Squat truck drivers may want to embrace this summer in the Myrtle Beach area.
Come next summer, drivers of the modified vehicles could face fines based on a new state law passed in May that bans the vehicles in South Carolina.
South Carolina joins North Carolina and Virginia as the only states to so far ban the trucks.
Although the law went into effect July 1, the General Assembly included language that the law wouldn’t actually take effect until 180 days after approval by the governor. Following that 180 days, which would be in November, only warning tickets will be issued to violators of the law.
Local law enforcement agencies are using this time as an education period for drivers of vehicles that have been lowered or elevated, which are typically known as a Carolina squat truck.
But although there is a grace period before actual tickets and fines will be administered under the squat truck ban, it doesn’t mean that squat truck drivers can’t receive tickets for other issues.
“That said, tickets may be issued for any number of related equipment violations, when and as necessary to maintain public safety on our roadways,” Horry County Police spokesperson Mikayla Moskov said by text Wednesday.
She could not provide a number of such tickets that have been written, adding that individual tickets would “cross multiple types” and cannot be easily tracked.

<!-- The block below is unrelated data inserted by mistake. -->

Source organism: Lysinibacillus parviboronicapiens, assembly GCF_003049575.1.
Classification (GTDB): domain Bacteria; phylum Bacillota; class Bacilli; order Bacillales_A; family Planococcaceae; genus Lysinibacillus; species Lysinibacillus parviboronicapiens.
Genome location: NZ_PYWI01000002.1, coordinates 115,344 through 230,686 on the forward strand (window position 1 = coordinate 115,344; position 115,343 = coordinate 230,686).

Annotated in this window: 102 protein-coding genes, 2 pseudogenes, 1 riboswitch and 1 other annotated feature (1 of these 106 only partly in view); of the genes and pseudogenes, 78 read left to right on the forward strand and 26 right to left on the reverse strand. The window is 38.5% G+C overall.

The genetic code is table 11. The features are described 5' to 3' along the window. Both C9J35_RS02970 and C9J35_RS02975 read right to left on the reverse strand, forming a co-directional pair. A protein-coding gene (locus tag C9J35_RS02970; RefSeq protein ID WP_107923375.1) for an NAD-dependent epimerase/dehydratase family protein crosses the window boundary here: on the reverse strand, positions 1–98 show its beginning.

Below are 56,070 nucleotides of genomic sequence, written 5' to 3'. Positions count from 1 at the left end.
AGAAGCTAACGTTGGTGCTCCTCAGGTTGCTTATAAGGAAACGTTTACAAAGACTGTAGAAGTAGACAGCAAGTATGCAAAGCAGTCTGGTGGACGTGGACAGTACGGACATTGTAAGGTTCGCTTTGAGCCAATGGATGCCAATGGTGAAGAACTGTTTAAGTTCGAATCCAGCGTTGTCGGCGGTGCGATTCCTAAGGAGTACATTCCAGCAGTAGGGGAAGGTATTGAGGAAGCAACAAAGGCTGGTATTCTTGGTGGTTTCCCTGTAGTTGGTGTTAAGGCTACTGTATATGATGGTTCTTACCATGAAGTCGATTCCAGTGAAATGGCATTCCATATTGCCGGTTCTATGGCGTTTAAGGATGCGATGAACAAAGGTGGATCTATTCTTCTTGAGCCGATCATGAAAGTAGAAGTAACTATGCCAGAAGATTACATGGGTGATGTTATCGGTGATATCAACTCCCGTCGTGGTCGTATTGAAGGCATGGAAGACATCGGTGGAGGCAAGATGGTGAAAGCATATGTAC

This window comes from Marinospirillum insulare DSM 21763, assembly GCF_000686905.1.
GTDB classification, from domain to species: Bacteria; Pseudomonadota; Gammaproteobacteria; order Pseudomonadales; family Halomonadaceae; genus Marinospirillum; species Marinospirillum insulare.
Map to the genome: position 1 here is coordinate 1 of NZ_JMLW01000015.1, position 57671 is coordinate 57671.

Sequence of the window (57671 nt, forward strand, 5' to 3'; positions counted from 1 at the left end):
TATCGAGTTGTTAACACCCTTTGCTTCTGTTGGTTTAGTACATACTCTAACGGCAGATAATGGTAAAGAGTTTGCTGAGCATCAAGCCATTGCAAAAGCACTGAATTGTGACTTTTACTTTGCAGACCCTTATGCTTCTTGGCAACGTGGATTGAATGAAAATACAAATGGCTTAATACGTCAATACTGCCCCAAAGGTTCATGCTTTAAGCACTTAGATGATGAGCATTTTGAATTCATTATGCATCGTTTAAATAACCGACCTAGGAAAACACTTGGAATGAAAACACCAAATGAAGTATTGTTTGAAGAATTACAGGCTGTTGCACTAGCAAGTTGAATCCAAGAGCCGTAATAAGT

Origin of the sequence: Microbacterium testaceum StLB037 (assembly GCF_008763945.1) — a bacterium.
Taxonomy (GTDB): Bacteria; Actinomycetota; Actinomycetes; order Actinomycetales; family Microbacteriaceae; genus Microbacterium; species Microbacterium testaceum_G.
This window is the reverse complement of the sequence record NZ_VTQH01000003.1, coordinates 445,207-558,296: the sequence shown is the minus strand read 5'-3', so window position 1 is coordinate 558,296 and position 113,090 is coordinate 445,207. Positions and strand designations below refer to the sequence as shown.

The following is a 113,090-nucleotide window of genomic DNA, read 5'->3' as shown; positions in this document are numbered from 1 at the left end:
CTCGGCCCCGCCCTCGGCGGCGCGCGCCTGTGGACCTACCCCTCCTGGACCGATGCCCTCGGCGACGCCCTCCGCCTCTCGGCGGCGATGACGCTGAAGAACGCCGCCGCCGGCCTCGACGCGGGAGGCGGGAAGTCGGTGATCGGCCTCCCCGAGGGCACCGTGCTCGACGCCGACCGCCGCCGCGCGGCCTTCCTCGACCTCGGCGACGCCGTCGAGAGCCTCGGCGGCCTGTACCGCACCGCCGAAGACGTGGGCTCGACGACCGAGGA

Once tickets can start being written under the squat truck ban, violators face penalties of between $100 and $300, and could have their licenses suspended for chronic offenses.
Traffic may look different on Ocean Boulevard
Ocean Boulevard in the Myrtle Beach area may look different next summer.
Myrtle Beach is a haven for squat trucks, which often can be seen traveling down the city’s busy main drag along Ocean Boulevard.
Once officers, including Myrtle Beach and North Myrtle Beach, are allowed to issue tickets, that scene could drastically change.
Myrtle Beach Police Chief Amy Prock played a key role in outlawing the trucks, testifying multiple times during state committee hearings.
One incident used to encourage the ban was the death of a pedestrian, who was struck and killed by a Carolina squat truck in the city during the summer of 2021.
What is a squat truck?
The Carolina squat is a trendy alteration usually found on a pickup or SUV that lifts the front of the vehicle and lowers the rear.
The actual definition under state law is a height differential of at least four inches between a vehicle’s front and rear fenders.